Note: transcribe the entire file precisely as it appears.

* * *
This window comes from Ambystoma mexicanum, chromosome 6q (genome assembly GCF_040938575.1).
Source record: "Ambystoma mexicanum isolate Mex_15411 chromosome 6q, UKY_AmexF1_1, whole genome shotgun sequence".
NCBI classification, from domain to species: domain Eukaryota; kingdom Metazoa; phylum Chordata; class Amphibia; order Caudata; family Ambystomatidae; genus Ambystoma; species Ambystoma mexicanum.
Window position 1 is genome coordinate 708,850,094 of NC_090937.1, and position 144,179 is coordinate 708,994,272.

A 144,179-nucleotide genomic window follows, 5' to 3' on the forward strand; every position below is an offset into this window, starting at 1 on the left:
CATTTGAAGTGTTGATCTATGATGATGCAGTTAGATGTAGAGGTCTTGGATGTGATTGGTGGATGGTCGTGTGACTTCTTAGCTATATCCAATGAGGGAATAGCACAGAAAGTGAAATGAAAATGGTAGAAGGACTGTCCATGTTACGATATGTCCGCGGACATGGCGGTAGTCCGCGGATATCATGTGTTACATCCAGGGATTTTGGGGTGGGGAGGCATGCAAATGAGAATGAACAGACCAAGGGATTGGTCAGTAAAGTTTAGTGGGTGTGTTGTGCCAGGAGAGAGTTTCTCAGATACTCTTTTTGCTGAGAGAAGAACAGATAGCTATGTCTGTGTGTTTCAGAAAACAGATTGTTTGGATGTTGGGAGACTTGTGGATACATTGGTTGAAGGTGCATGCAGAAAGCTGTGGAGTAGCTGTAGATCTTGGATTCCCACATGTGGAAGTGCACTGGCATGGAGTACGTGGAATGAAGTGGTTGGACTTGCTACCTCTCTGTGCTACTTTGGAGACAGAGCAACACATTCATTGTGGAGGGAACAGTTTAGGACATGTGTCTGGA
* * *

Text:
This window comes from Ambystoma mexicanum, chromosome 6q (genome assembly GCF_040938575.1).
Source record: "Ambystoma mexicanum isolate Mex_15411 chromosome 6q, UKY_AmexF1_1, whole genome shotgun sequence".
NCBI classification, from domain to species: domain Eukaryota; kingdom Metazoa; phylum Chordata; class Amphibia; order Caudata; family Ambystomatidae; genus Ambystoma; species Ambystoma mexicanum.
Window position 1 is genome coordinate 708,850,094 of NC_090937.1, and position 144,179 is coordinate 708,994,272.

A 144,179-nucleotide genomic window follows, 5' to 3' on the forward strand; every position below is an offset into this window, starting at 1 on the left:
CATTTGAAGTGTTGATCTATGATGATGCAGTTAGATGTAGAGGTCTTGGATGTGATTGGTGGATGGTCGTGTGACTTCTTAGCTATATCCAATGAGGGAATAGCACAGAAAGTGAAATGAAAATGGTAGAAGGACTGTCCATGTTACGATATGTCCGCGGACATGGCGGTAGTCCGCGGATATCATGTGTTACATCCAGGGATTTTGGGGTGGGGAGGCATGCAAATGAGAATGAACAGACCAAGGGATTGGTCAGTAAAGTTTAGTGGGTGTGTTGTGCCAGGAGAGAGTTTCTCAGATACTCTTTTTGCTGAGAGAAGAACAGATAGCTATGTCTGTGTGTTTCAGAAAACAGATTGTTTGGATGTTGGGAGACTTGTGGATACATTGGTTGAAGGTGCATGCAGAAAGCTGTGGAGTAGCTGTAGATCTTGGATTCCCACATGTGGAAGTGCACTGGCATGGAGTACGTGGAATGAAGTGGTTGGACTTGCTACCTCTCTGTGCTACTTTGGAGACAGAGCAACACATTCATTGTGGAGGGAACAGTTTAGGACATGTGTCTGGA